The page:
The State Duma, the lower house of the Russian Federal Assembly, will take up an initiative tomorrow to vote on whether to recognize the independence of the two separatist regions of Eastern Ukraine around which much of the present conflict between Russia and Ukraine is centered.
These two regions, the Donetsk, and Luhansk People’s Republics, collectively known as Donbas, declared their independence from Ukraine on May 12, 2014, after holding an independence referendum the day before. The vote was held without support from Kyiv and without international elections observers. According to local authorities, the referendum passed overwhelmingly with a turnout of more than 70 percent, but the two self-proclaimed republics have yet to receive recognition from any other country on Earth.
The civil war in Eastern Ukraine continued even after the independence referendum, and in fact in some respects got worse. The fighting led to the Minsk Protocol, an agreement signed in September 2014 by the Tri-Lateral Contact Group on Ukraine, which consists of Ukraine, Russia, and the multi-national Organization for Security and Cooperation in Europe (OSCE). Additionally, France and Germany were involved as mediators. However, the Minsk Protocol failed to end the fighting and was followed five months later by a new agreement, known as Minsk II.
Although Minsk II has also failed to end all the fighting, parties involved continue to consider it the foundation for any future conflict resolution on the matter. Almost eight years later, most of its agreed upon measures have yet to be fully implemented. Among those that have been implemented include a ceasefire, although skirmishes and artillery shelling along the contact line continue to this day, and the withdrawal of heavy military equipment from the contact line under the supervision of the OSCE. However, the other measures of Minsk II have largely not been implemented, leaving the status of Donbas in question and the de facto civil war underway.
One of the key measures of contention regards constitutional reforms in Ukraine and Kyiv granting Donetsk and Luhansk a “special status” in Ukraine within a decentralized constitutional system, whereby the two republics would be granted a great deal of autonomy over its own affairs, including the right to maintain its own police forces. However, an attempt to approve this special status in 2015 failed when neither Donbas, nor Russia, were satisfied with the language of the law passed by the Ukrainian Parliament that year. No progress has been made since and the Ukrainian government refuses to hold talks directly with the separatist leaders, referring to them as terrorists. Meanwhile, Russia rejects one-on-one talks Ukraine, claiming it is just a mediator in the conflict, and insists Ukraine fully implement the Minsk II agreement.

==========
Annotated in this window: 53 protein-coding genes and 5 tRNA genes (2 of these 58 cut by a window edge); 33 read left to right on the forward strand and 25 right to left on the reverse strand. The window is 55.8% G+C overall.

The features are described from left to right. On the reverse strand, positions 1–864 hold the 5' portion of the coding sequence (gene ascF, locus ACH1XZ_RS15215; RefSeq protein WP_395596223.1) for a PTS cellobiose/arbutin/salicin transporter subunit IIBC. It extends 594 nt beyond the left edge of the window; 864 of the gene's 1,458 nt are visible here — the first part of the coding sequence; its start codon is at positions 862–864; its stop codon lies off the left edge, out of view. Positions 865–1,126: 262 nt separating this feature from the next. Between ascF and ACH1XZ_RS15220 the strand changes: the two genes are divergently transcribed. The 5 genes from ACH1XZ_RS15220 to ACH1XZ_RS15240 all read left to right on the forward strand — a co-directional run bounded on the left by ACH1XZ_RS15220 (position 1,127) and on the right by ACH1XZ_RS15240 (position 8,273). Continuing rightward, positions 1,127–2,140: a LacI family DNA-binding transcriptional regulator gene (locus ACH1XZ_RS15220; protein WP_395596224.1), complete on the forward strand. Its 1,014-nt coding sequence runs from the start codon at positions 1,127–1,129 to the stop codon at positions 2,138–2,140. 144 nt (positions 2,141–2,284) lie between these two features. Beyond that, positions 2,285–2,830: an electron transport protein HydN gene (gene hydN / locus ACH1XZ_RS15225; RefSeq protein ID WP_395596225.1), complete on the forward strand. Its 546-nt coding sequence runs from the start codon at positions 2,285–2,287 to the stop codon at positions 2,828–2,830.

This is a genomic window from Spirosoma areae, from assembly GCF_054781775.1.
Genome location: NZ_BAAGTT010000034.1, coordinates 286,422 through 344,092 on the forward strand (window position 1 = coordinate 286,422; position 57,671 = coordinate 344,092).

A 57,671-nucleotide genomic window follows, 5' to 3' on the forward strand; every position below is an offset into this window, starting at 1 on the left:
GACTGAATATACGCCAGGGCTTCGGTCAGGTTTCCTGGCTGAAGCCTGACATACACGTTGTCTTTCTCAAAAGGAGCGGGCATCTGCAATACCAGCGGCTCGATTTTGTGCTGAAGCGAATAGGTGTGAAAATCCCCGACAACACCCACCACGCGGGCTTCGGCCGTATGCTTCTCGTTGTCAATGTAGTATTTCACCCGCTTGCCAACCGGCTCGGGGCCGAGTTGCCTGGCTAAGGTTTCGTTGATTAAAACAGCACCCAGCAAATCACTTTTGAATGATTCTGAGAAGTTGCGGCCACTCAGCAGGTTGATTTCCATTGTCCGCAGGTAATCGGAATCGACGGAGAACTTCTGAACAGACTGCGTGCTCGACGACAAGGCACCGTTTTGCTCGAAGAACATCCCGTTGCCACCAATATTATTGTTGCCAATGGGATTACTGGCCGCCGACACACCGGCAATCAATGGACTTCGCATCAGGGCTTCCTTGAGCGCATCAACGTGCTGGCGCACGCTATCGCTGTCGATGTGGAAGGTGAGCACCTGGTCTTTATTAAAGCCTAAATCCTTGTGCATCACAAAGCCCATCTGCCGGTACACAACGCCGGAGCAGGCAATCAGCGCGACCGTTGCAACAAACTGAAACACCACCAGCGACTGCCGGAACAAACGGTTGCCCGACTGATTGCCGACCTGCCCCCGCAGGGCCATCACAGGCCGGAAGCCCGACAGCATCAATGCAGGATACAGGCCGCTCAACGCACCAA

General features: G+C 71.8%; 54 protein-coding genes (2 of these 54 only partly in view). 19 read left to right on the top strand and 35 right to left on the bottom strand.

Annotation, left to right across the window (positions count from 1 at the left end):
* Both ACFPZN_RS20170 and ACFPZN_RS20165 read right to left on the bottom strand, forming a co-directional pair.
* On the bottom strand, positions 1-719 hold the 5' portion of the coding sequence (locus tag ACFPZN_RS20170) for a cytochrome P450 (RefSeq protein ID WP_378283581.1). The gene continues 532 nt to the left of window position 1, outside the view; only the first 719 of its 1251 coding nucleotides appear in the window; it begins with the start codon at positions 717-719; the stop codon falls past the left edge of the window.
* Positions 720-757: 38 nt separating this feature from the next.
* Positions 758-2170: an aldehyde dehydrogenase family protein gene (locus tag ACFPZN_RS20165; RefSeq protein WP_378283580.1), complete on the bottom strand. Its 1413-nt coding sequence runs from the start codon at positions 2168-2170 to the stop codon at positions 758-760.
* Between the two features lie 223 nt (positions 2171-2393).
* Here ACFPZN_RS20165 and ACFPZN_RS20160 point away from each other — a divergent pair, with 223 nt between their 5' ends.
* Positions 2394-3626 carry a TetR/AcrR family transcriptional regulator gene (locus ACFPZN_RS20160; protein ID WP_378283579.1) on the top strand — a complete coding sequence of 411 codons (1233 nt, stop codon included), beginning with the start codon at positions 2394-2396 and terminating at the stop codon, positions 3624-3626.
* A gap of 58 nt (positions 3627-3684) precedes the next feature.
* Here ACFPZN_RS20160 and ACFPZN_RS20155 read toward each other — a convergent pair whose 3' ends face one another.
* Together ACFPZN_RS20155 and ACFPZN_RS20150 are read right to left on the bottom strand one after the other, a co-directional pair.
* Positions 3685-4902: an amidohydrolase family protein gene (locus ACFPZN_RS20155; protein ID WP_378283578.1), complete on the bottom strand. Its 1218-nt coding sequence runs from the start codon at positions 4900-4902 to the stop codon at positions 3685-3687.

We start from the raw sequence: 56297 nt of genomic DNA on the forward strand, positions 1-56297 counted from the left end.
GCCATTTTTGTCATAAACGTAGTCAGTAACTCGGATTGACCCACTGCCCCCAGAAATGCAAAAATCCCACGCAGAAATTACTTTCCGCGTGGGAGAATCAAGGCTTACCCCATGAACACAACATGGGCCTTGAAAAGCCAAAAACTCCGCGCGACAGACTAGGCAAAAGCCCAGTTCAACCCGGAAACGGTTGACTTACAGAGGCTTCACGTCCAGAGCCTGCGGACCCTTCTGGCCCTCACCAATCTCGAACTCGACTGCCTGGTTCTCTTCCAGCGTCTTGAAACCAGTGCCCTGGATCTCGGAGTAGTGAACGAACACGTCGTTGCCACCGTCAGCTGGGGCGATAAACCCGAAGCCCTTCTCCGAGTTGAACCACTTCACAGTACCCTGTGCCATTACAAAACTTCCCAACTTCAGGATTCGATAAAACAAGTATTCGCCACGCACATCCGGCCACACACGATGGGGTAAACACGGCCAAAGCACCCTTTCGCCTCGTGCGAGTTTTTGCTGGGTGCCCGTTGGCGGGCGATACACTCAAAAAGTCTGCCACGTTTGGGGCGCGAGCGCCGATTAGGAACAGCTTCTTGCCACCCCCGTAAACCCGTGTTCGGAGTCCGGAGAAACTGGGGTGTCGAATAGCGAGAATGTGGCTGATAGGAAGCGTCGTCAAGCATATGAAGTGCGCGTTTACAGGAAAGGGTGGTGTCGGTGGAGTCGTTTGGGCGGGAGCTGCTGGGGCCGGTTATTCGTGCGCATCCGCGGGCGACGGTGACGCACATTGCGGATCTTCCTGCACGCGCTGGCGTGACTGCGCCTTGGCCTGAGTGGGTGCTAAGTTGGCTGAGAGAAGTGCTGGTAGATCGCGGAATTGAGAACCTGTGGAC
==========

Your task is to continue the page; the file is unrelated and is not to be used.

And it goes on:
In order to fully implement the Minsk II agreement, Kyiv would have to grant Donetsk and Luhansk a special status, among other things. However, creating the special status (as understood by Russia and demanded by the Russian-backed separatists) would not only include a great deal of local autonomy for Donetsk and Luhansk, but it would also give these two provincial governments the power to veto decisions made by the national government that affect the whole country–a demand Kyiv insists will never be met.
This is where Russia’s interest in the matter is clear: if its main concern is preventing Ukraine from ever joining the North Atlantic Treaty Organization (NATO), Russia wouldn’t need to invade, conquer, and occupy that country if the Russian-backed Donetsk and Luhansk held the power to veto any future attempts by the national government to join NATO. This, in fact, is the ideal scenario for Russia, as it would not only allow them to avoid the inevitable sanctions threatened by the United States and its allies, but it would also save Moscow from having to occupy a people who are sure to fiercely resist Russian occupation and not willingly allow their homeland to be absorbed into Russia by force.